- Is this debt tax deductible? Potentially, in this case (check this out for more on that). If it’s credit card debt, a car loan, a payday loan or the like then it’s not tax deductible. A mortgage might be tax deductible, but not for most people anymore.
- Is this investment tax deductible? If so, then you’re able to put aside a dollar into your account, but spending less than a dollar to do so.
- Am I getting a match on my investment? In this case, the person is getting a 50% match for every dollar they put away in their 401k. Since they’re so young and likely have so many years to go before retirement (assuming they’re not planning to retire at a very young age), this investment plus the match are going to compound greatly
- Could this loan be forgiven? If you’re eligible for the student loan forgiveness program, it could make more sense to pay the minimums and invest any extra.
- How long will it take to pay off the debt? If the debt is relatively small, or you have a high income, you might be able to get rid of it quickly. In that case, you might not miss out on much of a match or compound interest, and you may want to knock out the debt. But if it’s a higher amount, or you have a lower income (aka smaller shovel), you could potentially miss out on years of growth by delaying investing.
- Can I afford to do both? This is going to depend on the size of your payment, income, and other expenses. You may be able to afford to pay off debt aggressively and invest for the full match. Or maybe you can pay off the debt a little early and still get the match. Perhaps you’re maxed out just trying to pay your minimum payments and need to focus more on growing your income. Take a hard look at your budget and see what you can free ups
Answering these questions for your specific situation will help you decide the path that’s right for you.
A few tips:
Run the numbers. Here’s a student loan repayment calculator, and here’s a 401k calculator. Try running a variety of scenarios with extra payments, no extra payments, and different contribution amounts to see what a difference they’ll make in the long run.
Make a budget and monitor your spending. You need to know how much you have to work with in order to decide if you can realistically both invest and pay off debt. Monitoring your spending for at least a month will also show if your spending is truly in alignment with your ultimate goals and dreams – or if there’s something you could cut back to make your dreams come true.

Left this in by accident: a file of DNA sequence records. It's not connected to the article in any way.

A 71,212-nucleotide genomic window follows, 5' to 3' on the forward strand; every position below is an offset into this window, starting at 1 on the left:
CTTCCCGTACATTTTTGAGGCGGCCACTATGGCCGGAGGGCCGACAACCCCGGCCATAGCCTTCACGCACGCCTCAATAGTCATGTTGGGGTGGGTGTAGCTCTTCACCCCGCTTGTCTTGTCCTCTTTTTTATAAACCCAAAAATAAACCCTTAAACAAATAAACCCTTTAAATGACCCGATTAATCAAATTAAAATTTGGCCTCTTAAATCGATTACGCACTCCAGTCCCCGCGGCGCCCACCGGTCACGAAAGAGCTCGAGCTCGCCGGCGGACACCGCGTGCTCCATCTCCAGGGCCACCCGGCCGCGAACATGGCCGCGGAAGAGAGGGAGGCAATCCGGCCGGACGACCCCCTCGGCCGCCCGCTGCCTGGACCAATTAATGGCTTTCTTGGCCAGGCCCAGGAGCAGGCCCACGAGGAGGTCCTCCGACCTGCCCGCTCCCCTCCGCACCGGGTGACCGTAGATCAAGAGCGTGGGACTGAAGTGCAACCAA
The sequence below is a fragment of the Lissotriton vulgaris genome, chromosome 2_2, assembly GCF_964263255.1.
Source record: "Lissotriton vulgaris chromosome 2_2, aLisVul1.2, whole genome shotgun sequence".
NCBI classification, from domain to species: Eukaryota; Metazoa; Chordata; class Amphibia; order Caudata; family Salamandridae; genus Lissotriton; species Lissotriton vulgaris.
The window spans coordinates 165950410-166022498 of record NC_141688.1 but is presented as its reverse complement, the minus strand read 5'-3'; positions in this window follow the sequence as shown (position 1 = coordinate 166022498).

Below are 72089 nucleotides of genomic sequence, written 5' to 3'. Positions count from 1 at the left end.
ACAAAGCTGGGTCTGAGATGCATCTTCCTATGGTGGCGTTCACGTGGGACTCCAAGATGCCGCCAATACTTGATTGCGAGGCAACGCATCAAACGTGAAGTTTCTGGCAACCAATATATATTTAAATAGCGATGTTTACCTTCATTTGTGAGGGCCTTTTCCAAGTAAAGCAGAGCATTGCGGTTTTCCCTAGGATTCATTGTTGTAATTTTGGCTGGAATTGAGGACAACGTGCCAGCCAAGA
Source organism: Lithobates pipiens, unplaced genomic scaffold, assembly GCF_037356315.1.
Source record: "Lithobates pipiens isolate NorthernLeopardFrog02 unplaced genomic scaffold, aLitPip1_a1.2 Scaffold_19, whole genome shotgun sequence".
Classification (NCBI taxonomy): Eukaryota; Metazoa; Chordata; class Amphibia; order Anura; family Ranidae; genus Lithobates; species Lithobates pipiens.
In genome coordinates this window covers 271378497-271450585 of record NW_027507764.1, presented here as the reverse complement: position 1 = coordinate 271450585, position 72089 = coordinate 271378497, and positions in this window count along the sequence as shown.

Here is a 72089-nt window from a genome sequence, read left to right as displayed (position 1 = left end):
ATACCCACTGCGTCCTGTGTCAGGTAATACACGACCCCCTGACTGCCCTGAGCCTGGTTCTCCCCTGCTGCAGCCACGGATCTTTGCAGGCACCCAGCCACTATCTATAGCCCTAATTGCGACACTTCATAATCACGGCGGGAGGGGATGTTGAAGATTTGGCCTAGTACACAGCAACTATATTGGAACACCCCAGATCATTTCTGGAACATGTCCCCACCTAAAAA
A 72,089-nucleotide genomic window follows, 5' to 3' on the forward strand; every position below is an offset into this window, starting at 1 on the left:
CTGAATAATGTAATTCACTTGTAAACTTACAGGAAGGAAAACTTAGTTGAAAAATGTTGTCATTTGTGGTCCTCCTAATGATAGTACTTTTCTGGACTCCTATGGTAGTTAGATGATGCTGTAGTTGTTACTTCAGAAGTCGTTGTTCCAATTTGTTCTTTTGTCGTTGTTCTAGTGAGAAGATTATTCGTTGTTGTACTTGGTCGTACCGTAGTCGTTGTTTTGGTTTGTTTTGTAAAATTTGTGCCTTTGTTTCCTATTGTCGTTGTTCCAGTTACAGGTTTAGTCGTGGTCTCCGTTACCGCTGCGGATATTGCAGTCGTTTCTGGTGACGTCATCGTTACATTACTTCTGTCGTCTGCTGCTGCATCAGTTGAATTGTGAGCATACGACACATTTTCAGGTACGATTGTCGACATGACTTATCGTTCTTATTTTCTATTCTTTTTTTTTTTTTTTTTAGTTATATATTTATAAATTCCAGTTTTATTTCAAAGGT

Try a bit at a time. If you think you might be able to do both, but aren’t sure, give it a try for a month. You can always start with a small 401k contribution – one percent, or one cent for every dollar you earn – and ramp it up a percent at a time until you reach the full match potential. If you find it’s not manageable on your budget, you can always cut back later!
Readers, what do you think of the question of whether to focus on one thing (paying off loans) as opposed to splitting your focus and starting to put money aside for retirement at the same time? Let us know in the comments and yours might be selected to appear in the next “ask the readers” article.
Also if you would like to ask me (and the readers) a question, go ahead and submit one anonymously here.
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1 thought on “Do I Pay Off My Student Loans Or Save For Retirement? | Ask CMO And Ask The Readers”
I just ran a mock budget to ponder this, and the realization is both goals will take time. The math supports starting early in your career on a 401k. There are the added advantages of the company match, and tax deferred money. I understand wanting to be free of the debt, but it took a few years to get into $30k, give ‘yourself’ a break and know it will take a few years to get out of it.
Because you can’t make up for not putting into your 401k at a later time, I agree with CMO’s idea to start with 1% (or more). Often the debt can have additional payments from unexpected money, which could potentially be a side hustle if that’s something a person wants to pursue / makes financial sense.